Freemasons embrace change
AS DENIS O'Neill, 73, surveys row upon row of dusty, empty chairs at the historic Lismore Masonic Lodge, he recalls a time when there was standing room only.
“After World War ll many returning men joined the Freemasons looking to recapture the camaraderie they experienced in the war,” Mr O'Neil, treasurer of the Kyogle Masonic Lodge, said.
“In the 1950s there were 150,000 Masons in NSW. Now there are around 12,000.
“I feel ashamed that we, and our predecessors, have let it go like this. It's very sad.”
With membership dwindling and many existing members aged into their 80s, three of the region's oldest Masonic Lodges will close next month to form the new Northern Rivers Lodge in Lismore.
The Kyogle Lodge, built in 1901, and the Urbenville Lodge, built in 1945, will both be sold as members from these towns join with Lismore members in the historic Magellan Street Masonic Lodge building.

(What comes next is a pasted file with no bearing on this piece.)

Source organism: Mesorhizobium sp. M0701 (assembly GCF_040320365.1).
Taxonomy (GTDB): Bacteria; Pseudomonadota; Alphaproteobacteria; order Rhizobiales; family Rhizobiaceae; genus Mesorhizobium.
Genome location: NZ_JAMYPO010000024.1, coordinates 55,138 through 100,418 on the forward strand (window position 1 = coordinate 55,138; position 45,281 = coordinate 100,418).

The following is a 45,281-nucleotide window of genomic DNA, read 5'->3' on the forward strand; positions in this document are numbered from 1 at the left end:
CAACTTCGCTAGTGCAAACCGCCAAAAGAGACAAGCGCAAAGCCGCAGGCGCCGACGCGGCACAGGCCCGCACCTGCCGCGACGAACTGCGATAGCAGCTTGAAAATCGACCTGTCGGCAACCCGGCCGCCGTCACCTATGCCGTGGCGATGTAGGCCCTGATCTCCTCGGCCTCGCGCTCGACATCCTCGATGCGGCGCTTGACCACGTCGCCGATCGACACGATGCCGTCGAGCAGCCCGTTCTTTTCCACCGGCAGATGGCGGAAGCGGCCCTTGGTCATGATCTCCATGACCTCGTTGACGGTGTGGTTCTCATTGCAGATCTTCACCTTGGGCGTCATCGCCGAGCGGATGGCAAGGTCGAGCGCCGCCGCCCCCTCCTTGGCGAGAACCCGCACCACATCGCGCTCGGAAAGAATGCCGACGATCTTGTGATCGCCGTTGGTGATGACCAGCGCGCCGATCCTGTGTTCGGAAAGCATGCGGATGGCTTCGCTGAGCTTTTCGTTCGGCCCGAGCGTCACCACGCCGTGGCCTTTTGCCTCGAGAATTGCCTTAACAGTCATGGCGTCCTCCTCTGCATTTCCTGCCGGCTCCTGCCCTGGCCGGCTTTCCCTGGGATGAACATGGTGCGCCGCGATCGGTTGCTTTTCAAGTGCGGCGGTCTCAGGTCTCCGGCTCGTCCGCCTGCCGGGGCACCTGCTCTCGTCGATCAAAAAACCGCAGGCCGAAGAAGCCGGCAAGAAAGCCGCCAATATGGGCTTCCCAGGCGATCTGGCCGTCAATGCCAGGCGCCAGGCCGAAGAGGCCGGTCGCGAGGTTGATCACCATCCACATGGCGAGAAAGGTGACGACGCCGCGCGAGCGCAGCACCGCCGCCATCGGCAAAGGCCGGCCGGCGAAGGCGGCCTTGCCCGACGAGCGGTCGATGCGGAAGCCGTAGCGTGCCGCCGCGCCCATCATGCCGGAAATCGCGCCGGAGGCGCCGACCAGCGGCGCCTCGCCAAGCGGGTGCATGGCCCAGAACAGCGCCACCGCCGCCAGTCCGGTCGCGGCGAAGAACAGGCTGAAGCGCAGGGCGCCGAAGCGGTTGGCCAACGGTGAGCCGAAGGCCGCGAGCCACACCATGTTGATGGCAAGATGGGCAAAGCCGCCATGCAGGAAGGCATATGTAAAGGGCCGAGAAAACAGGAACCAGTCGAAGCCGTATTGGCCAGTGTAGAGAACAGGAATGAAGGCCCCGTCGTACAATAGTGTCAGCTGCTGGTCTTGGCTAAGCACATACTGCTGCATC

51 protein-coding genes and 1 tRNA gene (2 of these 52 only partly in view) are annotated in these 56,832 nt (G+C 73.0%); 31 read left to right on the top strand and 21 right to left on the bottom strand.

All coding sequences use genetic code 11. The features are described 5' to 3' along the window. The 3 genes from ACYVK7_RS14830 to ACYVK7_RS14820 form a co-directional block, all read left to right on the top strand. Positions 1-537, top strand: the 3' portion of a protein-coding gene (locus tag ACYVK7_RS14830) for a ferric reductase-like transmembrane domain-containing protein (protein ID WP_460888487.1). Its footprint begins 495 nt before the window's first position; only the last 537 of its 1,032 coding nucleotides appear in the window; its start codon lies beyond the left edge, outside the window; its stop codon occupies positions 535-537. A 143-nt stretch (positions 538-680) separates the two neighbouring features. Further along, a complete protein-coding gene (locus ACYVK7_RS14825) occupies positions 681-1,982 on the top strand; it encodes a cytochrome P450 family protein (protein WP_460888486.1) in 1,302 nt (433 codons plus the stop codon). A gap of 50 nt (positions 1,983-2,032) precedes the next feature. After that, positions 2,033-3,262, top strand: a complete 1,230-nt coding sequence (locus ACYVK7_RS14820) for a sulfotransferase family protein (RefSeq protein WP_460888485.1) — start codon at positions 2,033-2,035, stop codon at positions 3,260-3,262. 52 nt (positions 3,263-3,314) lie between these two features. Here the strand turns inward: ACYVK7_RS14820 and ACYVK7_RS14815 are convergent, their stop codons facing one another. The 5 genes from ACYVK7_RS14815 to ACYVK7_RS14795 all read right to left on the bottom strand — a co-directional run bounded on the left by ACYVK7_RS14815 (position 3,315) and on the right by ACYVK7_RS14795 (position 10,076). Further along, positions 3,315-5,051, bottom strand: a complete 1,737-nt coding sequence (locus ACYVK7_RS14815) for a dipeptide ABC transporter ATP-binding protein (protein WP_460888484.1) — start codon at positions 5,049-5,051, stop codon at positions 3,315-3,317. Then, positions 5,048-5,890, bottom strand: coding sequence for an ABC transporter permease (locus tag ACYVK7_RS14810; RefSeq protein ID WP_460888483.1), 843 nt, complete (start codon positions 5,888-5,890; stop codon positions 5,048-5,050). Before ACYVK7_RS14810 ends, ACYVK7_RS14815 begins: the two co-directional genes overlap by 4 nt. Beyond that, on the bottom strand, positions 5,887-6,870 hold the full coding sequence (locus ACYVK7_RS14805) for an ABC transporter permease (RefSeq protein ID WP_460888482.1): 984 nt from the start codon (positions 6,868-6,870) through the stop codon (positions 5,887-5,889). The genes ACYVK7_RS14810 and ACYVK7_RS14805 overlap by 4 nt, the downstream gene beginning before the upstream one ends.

“We've chosen to keep it in Lismore because this is a substantial building and it's important to keep up a presence in the area,” Mr O'Neill said.
Despite the membership decline, Mr O'Neill said the Masons were still active in the community and provided important mentorship opportunities for younger people.
The society that once shrouded its activities in secrecy is now set to open its virtual doors on the internet in a bid to attract a new, younger membership, explained Ron Williams, secretary of the Northern Rivers Masonic Lodge Steering Committee.
“We will have information available to university students and I'm about to start up a website and we hope to get a lot of interest from that,” Mr Williams said.
“We've tried to work quietly in the community but this (secrecy) has been dangerous to the organisation.
“The other thing is that women have been deliberately excluded. Now we're trying to make it a more social thing.”
The Northern Rivers Lodge will be formally opened in a ceremony on February 5.